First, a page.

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Radiant energy emitter for color CRT fabrication
3955094 Radiant energy emitter for color CRT fabrication
Patent Drawings:Drawing: 3955094-2    Drawing: 3955094-3    Drawing: 3955094-4    
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(3 images)

Inventor: Barczynski, et al.
Date Issued: May 4, 1976
Application: 05/557,877
Filed: March 13, 1975
Inventors: Barczynski; J. Robert (Waterloo, NY)
Janssen; Jerry F. (Seneca Falls, NY)
Assignee: GTE Sylvania Incorporated (Stamford, CT)
Primary Examiner: Williams; Howard S.
Assistant Examiner:
Attorney Or Agent: O'Malley; Norman J.Rinn; Frederick H.Orner; Robert T.
U.S. Class: 396/546
Field Of Search: 250/527
International Class: H01J 9/227
U.S Patent Documents:
Foreign Patent Documents: 26,922
Other References:









Abstract: The invention provides radiant energy emission means utilized in an apparatus for discretely photo-exposing sensitized coatings disposed on the sidewall portion of a color cathode ray tube glass face panel. The emission means includes a source of radiant energy and an associated transparent energy transmission medium in the form of a cylindrical collector rod positioned in a manner whereof the output portion thereof extends within the panel. The cylindrical surface of the output portion within the panel is abraded to laterally emit exposure radiation radially outward toward the sidewall of the panel.
Claim: What is claimed is:

1. In an apparatus for photo-exposing the perimetrical sidewall portion of a color cathode ray tube glass face panel having negative radiant energy sensitive coatinginteriorly disposed thereon, and wherein an areal shielding member is spatially supported above a base member in a manner to be positioned within said panel to shield the viewing area thereof, radiant energy emission means oriented to radiant exposureenergy in a manner substantially directionally parallel to the bottom of said shielding means, said emission means comprising:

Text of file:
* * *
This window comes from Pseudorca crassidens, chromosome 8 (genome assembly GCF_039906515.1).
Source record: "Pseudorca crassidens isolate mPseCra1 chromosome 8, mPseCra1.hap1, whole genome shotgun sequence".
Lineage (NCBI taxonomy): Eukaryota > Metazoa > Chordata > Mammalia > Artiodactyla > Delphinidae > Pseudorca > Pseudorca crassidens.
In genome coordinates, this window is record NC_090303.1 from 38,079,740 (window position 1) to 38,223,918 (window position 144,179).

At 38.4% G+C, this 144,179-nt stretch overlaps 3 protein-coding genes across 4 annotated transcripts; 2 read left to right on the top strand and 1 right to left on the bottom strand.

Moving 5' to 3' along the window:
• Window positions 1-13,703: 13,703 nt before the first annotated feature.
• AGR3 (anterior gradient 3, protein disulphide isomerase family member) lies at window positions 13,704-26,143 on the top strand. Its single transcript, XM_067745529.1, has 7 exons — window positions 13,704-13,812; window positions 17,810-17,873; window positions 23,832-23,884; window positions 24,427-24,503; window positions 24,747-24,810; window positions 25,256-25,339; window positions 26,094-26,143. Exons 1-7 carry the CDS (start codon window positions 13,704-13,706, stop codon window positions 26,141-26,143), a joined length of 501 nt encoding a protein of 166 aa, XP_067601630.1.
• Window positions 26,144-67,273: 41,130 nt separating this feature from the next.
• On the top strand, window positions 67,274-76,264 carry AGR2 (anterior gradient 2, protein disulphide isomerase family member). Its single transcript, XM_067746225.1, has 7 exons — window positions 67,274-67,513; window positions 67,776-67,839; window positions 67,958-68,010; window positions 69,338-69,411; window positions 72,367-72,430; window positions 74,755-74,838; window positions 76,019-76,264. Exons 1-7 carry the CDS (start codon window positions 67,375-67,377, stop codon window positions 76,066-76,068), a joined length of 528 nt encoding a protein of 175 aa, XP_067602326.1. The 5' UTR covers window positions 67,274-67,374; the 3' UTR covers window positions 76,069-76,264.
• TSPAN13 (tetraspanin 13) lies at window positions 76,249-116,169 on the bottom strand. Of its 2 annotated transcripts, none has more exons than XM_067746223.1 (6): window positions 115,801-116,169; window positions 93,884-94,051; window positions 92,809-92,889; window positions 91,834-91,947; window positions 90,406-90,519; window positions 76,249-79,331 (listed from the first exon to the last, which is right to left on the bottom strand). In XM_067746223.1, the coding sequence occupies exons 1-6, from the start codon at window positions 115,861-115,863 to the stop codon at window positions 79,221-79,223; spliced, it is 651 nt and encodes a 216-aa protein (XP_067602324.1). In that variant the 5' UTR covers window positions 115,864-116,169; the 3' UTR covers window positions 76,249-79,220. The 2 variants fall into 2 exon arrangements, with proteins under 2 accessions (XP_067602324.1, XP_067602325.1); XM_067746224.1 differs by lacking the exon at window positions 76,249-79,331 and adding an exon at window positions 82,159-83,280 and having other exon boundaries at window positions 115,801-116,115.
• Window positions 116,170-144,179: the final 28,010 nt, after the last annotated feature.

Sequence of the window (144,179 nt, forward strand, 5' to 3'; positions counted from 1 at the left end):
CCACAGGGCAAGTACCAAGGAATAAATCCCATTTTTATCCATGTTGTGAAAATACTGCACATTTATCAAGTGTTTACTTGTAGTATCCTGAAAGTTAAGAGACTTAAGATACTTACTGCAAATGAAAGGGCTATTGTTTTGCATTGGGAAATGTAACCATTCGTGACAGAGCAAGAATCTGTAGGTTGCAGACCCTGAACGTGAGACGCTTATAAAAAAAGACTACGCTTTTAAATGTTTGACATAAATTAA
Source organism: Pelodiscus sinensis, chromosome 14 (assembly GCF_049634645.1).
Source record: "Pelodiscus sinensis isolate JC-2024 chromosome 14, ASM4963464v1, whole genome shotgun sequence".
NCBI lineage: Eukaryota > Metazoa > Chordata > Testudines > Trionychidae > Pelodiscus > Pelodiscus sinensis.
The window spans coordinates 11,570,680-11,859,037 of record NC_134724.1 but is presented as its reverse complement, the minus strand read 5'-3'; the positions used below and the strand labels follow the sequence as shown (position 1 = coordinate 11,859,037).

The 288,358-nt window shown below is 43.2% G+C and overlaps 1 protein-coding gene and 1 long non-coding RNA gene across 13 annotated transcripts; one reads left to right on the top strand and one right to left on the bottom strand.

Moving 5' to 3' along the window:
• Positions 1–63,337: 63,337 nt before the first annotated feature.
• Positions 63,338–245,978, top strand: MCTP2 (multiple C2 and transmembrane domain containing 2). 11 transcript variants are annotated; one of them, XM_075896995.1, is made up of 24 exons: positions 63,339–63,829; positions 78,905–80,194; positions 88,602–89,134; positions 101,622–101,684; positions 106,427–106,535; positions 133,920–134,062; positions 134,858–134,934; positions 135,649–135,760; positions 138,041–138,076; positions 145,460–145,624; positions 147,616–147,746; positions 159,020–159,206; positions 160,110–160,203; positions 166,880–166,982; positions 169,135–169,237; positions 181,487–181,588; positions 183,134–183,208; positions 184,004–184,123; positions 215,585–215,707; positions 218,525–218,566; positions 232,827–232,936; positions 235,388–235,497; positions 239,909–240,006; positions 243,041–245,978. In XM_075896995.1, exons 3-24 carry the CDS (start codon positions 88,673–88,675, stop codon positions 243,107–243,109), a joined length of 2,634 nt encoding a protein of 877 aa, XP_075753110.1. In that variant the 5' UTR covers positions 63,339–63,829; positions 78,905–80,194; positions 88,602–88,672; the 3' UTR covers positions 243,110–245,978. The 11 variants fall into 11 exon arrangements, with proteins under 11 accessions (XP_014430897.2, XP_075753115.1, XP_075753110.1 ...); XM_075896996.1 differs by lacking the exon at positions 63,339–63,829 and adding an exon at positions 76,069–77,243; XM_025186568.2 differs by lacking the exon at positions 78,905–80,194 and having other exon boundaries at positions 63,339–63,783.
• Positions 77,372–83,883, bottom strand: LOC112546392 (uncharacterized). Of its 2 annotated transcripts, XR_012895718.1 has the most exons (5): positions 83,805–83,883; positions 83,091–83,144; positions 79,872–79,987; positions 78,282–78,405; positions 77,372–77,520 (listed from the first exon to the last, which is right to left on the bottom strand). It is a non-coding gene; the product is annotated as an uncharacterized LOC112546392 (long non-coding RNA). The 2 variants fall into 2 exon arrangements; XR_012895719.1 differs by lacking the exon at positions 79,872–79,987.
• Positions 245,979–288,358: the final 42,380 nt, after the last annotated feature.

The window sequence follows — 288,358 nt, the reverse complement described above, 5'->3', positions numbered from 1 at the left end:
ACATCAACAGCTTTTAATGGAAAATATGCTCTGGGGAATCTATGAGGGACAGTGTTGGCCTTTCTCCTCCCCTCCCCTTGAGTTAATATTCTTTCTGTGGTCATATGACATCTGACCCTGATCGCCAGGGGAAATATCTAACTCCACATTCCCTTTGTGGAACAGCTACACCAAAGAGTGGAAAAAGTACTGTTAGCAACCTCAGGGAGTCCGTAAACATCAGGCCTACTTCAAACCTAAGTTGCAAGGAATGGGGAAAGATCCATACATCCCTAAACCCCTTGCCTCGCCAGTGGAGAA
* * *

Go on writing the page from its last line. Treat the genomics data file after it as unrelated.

a source of brilliant radiant energy encompassed within a compatible enclosure located outward of the sealing edge of said panel; and

a transparent energy transmission medium in the form of a substantially cylindrical collector rod positioned to extend within said panel normal to said shielding means, said collector having an input portion with a proximal end surface associatedwith said energy source and an outward portion having a distal end surface oriented within said panel relative to the bottom of said shielding means, said output portion comprising a longitudinal section of said collector rod having a length notexceeding the distance between said base and said shielding members, the cylindrical surface of said output portion being abraded to provide a radiation emissive surface to direct exposure energy substantially radially outward toward said panel sidewall.

2. Radiant energy emission means according to claim 1 wherein said collector rod is formed of homogeneous vitreous silica providing effective transmission of ultraviolet radiant energy, and whereof the exterior cylindrical surface is polishedexcept for the extensive abraded region comprising said output portion.

3. Radiant energy emission means according to claim 2 wherein said collector rod is shaped to provide a duo-diameter structure whereof said output portion is of a diameter smaller than that of said input portion, said integrally relatedcylinders having an exterior annular transition ledge therebetween to accommodate a stop means for limiting the distance of protrusion of said input portion into said panel.

4. Radiant energy emission means according to claim 2 wherein said cylindrical collector rod has a pair of oppositely disposed notches penetrating the cylindrical surface of said rod in a manner normal thereto to accommodate stop means forlimiting the distance of protrusion of said output portion into said panel.

5. Radiantenergy emission means according to claim 2 wherein both the proximal and the distal end surfaces of said collector rod are polished.

6. Radiant energy emission means according to claim 5 wherein said distal end surface of said rod has an interiorly reflective coating disposed exteriorly thereover.
Description: BACKGROUND OF THEINVENTION

This invention relates to the manufacture of color cathode ray tubes and more particularly to exposure means for aiding the fabrication of the basic structure of a patterned color screen on the viewing panel of a color cathode ray tube.

Cathode ray tubes capable of presenting multi-colored display imagery, such as those employed in color television applications, conventionally utilize face panels having viewing areas whereupon patterned screens are interiorly disposed; suchscreens being comprised of repetitive groupings of related cathodoluminescent phosphor materials. For example, in certain types of the well-known shadow mask tube construction, the screen pattern is conventionally composed of a vast multitude ofsimilarly-shaped phosphor elements definitively separated by relatively small interstitial spacings purposely provided to enhance the color purity of the imagery by reducing the possibility of happenstantial electron excitation of adjacent elements.